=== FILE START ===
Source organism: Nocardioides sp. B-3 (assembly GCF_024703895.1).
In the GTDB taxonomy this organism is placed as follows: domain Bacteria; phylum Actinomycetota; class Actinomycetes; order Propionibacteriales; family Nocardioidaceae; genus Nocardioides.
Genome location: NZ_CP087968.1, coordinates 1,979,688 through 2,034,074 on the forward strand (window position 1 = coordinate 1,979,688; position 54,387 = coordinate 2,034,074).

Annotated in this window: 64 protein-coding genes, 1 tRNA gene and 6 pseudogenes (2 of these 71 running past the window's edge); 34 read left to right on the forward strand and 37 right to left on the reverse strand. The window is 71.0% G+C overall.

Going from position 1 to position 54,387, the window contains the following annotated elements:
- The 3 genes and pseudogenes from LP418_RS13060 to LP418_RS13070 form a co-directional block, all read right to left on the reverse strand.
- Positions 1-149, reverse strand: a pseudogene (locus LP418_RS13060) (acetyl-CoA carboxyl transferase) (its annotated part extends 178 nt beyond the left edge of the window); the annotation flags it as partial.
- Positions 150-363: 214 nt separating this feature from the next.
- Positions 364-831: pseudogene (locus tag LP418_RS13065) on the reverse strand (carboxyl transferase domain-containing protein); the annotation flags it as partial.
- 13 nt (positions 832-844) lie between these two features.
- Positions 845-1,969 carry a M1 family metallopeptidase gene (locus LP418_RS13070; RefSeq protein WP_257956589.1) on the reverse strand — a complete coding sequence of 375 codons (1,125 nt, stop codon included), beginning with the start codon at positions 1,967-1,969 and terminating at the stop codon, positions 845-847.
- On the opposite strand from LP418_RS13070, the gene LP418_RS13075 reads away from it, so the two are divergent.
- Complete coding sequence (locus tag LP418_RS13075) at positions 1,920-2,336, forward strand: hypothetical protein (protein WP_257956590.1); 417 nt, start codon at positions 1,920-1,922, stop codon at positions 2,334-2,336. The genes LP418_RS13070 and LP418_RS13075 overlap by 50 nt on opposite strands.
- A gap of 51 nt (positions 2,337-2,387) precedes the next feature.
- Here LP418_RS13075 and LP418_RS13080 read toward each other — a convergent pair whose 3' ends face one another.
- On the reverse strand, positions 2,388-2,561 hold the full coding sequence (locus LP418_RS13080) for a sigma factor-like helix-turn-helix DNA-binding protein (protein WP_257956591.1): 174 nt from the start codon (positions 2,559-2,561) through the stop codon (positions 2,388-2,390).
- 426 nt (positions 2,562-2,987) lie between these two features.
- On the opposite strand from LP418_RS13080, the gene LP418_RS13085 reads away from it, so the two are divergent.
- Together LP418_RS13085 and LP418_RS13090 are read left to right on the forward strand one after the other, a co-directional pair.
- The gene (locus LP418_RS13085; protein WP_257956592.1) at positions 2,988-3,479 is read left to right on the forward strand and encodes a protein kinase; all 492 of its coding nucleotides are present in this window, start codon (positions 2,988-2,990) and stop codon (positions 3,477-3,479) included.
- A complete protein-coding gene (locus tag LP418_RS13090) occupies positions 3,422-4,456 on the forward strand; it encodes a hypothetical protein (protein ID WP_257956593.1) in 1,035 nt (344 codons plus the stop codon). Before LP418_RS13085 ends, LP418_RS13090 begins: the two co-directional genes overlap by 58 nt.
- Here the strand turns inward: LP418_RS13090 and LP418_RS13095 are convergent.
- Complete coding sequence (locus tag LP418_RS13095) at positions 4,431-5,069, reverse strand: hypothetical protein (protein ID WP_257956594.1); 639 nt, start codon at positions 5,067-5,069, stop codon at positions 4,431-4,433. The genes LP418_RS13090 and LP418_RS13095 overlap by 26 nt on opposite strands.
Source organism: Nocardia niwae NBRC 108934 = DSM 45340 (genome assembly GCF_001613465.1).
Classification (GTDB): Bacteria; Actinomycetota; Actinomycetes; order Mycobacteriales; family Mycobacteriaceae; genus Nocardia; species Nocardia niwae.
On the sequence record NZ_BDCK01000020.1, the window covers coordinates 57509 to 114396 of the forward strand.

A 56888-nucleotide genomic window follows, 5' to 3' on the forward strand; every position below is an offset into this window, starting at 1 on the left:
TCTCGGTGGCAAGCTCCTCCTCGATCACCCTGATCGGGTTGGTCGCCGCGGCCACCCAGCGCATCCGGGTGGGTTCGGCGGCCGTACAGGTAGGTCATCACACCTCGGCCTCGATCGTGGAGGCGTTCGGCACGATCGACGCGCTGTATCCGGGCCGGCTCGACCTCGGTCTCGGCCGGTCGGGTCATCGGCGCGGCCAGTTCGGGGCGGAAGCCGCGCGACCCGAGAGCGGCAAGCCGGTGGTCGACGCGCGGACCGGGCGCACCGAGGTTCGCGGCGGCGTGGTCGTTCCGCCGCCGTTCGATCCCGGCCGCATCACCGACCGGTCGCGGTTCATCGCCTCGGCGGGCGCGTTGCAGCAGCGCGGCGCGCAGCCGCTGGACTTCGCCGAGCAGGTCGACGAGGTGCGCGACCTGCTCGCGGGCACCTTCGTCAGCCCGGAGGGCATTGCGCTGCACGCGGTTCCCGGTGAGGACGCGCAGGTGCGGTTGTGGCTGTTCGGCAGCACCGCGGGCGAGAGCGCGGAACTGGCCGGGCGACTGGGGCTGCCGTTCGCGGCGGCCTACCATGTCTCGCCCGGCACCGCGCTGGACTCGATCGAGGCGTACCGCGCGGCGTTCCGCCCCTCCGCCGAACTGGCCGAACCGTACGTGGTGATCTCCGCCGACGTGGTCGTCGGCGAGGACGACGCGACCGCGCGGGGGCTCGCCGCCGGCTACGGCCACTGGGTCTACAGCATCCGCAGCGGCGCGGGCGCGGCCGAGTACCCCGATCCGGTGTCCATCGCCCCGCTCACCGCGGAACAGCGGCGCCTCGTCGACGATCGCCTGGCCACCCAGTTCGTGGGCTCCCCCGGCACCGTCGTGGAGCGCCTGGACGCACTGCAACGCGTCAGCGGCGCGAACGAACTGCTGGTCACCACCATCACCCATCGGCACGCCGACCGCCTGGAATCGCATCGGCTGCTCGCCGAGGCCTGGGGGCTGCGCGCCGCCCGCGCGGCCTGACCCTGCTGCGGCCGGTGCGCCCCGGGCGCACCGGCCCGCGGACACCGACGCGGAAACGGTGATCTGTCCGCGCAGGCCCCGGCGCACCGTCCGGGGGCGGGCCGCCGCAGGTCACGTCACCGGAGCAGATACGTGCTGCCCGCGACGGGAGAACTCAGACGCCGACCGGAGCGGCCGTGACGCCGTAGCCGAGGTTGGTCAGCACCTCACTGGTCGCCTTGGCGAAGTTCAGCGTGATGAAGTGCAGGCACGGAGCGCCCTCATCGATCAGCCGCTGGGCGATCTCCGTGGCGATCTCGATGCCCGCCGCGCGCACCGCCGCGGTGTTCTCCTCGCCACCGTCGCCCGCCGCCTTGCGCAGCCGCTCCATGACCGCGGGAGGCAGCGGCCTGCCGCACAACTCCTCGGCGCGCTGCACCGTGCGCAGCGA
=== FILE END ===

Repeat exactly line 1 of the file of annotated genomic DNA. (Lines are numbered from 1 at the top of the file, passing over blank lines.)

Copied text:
Source organism: Nocardioides sp. B-3 (assembly GCF_024703895.1).